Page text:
(This originally ran in June, 2008. It has been updated since then.)
Chapter 9. Best gun, best load.
Those who follow the gun press will know that there is a never-ending supply of arguments on this subject. For the longest time it was .45 vs 9 mm. Then the .40 cal and .357 auto got thrown into the mix. New high tech bullets and new low-flash high-velocity powders also make news in the field. Changes, in my humble opinion, in the last 25 years or so, since the development of synthetic pistol frames, have been evolutionary rather than revolutionary, although bullet designers are working real hard to find the “magic bullet”. (A new Hornaday bullet may be real close.)
The fact of the matter is there is no best gun or best load. It doesn’t exist and probably never will. There are admittedly specialized areas where one particular technology might emerge as a clear number one, at least for a time, but concealed carry self-defense is something of a generalist field. How much weight can you deal with? How much size? How sensitive to recoil are you? How much money are you willing to spend? How big are your hands? What sort of clothing do you routinely wear? All of this will make a difference, and it is different for everybody. There are, however, a few generally recognized and acknowledged truths in the field.
There is a power minimum that is desirable. Nobody wants to get shot, not even with a .22. In reality a .22 has some advantages in that it is cheap to shoot (though not nearly as cheap as it used to be). You can afford to get good with it, and you will need to be if that’s what you use. A .22 does not penetrate auto bodies or safety glass well, and during the winter, when the trolls wear more clothing, it may penetrate their bodies poorly after going through clothes. It will not reliably stop a determined attacker, two legged or four, without a CNS (central nervous system) hit. It will kill to be sure, but what you want from a defense weapon is to stop the bad guy from killing you. There is a difference.
Generally speaking, .380 or 9mm Makarov is the bottom line, although the .32 Silvertip has a decent reputation in actual use against people. Many knowledgeable gun people will tell you that the .38 Special is minimum, and the .38 Special +P is even more desirable. Larger diameter bullets may have the advantage in that they are already larger and do not need to expand to do the job. The .40 caliber was developed just for that purpose, to split the difference between large-slow bullets, like the .45, and light-fast bullets, like the 9mm. It does the job pretty well and the .40 cal has taken over the police market almost to where the .38 Special was in days gone by, at least in this country.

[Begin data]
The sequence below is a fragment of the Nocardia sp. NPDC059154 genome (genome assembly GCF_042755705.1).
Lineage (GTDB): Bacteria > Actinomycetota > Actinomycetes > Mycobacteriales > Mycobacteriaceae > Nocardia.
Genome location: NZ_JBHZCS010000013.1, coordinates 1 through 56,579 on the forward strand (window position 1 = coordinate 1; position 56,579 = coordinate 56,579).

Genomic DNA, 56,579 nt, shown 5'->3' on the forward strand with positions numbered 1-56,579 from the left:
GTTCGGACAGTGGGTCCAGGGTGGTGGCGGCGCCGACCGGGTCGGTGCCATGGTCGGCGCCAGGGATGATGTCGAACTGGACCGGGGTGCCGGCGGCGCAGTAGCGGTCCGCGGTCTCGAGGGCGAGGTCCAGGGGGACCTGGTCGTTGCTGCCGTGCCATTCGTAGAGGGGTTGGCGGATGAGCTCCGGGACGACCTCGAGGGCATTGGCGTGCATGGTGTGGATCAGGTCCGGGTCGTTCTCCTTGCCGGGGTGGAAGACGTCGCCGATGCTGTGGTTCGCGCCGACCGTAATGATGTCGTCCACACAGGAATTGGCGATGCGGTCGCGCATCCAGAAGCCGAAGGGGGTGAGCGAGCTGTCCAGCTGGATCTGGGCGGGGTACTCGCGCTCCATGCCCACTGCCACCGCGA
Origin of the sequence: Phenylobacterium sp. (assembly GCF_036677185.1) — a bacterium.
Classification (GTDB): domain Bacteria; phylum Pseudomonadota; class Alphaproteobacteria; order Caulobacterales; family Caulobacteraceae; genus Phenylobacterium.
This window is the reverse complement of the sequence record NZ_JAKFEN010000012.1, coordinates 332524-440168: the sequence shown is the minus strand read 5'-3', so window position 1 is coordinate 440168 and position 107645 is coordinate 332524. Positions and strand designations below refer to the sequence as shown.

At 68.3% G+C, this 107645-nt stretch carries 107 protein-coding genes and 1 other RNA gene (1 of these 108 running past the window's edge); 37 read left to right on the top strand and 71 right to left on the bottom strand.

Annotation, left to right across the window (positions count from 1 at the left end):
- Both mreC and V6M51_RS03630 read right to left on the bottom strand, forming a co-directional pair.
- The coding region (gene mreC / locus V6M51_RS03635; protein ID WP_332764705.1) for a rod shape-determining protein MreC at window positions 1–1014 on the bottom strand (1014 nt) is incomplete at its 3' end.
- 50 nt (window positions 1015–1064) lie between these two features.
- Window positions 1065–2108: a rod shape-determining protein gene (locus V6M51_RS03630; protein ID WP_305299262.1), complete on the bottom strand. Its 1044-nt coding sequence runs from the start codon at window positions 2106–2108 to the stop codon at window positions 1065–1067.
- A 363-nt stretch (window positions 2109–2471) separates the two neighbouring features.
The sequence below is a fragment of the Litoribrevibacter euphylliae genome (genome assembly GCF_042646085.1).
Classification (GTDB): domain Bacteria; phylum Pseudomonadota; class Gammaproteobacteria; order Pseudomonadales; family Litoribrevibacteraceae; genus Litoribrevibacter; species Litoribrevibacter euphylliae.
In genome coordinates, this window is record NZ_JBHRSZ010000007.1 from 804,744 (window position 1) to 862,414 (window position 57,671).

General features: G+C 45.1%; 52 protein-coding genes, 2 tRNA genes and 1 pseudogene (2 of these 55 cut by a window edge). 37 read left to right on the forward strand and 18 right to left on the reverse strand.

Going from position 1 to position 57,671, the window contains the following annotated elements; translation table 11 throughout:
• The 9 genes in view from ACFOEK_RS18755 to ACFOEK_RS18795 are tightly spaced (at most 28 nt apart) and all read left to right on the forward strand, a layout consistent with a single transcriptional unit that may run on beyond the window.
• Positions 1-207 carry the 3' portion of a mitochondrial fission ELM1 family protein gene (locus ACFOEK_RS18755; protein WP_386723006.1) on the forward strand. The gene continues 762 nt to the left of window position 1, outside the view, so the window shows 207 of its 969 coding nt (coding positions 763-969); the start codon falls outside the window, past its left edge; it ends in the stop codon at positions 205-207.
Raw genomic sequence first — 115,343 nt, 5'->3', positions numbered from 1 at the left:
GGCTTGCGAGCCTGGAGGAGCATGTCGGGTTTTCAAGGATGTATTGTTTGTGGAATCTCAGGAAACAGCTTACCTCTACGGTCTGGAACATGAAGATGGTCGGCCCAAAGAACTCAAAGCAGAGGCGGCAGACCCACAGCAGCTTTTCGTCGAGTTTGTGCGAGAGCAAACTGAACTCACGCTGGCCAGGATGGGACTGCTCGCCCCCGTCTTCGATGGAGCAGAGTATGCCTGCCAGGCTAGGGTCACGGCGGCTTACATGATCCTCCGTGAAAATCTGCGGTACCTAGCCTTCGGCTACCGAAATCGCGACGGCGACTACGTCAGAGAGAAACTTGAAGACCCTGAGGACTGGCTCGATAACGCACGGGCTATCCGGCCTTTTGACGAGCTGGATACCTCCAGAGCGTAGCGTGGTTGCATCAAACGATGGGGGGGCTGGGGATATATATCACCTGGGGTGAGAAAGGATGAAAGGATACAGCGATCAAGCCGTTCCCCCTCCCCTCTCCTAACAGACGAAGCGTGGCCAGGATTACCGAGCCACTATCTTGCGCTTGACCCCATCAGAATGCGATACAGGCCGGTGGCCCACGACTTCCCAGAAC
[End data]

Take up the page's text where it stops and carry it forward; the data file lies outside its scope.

I am not even going to get into the argument about the best gun type, at least any deeper than the light pass I have made in previous chapters. The fact of the matter is that any reliable firearm in any decent caliber will do the job, if you can hit with it. If a high capacity 9mm is, in your mind, better for your purposes than a single-stack .45 auto, that is a perfectly valid decision. If you want to go with a .40 or .357 auto, that’s cool too. If the simplicity of a revolver appeals to you and you are aware of and willing to put up with the limitations of a revolver, that is also a valid decision.
The very best gun and the very best load are, quite simply, what you have with you when you need it. The small caliber belly gun in your pocket is better than the cannon at home in the safe. Remember, shot placement is #1. Adequate penetration is #2. Everything else is an almost academic #3. (I have carried a gun on an almost daily basis for half my life. I have needed one twice. Once it was a snub-nose .38. Once it was a full-size Glock 10mm.. Both did the job with one shot.)
It should be noted that within the last year or so (approx 2014) the FBI has moved back to 9mm from .40 caliber. They have noted that the 9mm is much easier for people to shoot well as it is a less intense round. Also updates in bullet and powder design have led to better terminal ballistics than they had in days gone buy. They save money on training, on remedial training and on ammo and get acceptable resuslts.
Get some training if you are going to carry a gun for personal protection. It cost money, and takes time, but it is available (and is almost certainly tax deductible for most of Paco’s readership). If you are fortunate enough to have the right days off I recommend doing some competition, if there is a club available to you. Both IPSC (International Practical Shooting Confederation) and IDPA (International Defensive Pistol Association) have their adherents. I am a member of both, and have shot both competitively. My own opinion, for what that may be worth, is that IPSC has morphed (degenerated?) into track-and-field with a handgun and IDPA is a much more realistic operation for serious self-defense practice. (Both are games, with rules. Real gunfights have only one rule. Win.) Both have websites, both have publications, both have reasonable dues which are probably deductible to a working peace officer.
Get a gun, Get some training. Get some practice. Find something that you are comfortable with, that you can use well, and stick with it for a while, until you are reasonably comfortable and confident with your weapon and mode of carry. You are responsible for your own safety, and that of your family. There are bad guys out there who might target you specifically, and there are plenty of generic criminals and dangerous crazies that you might run into by accident. People are also killed by dog attacks in this country on a regular basis. (The two times I have needed a gun were for dog attacks.)
Remember, when seconds count the police are only minutes away.
(Older comments have been left attached as they are still valid.)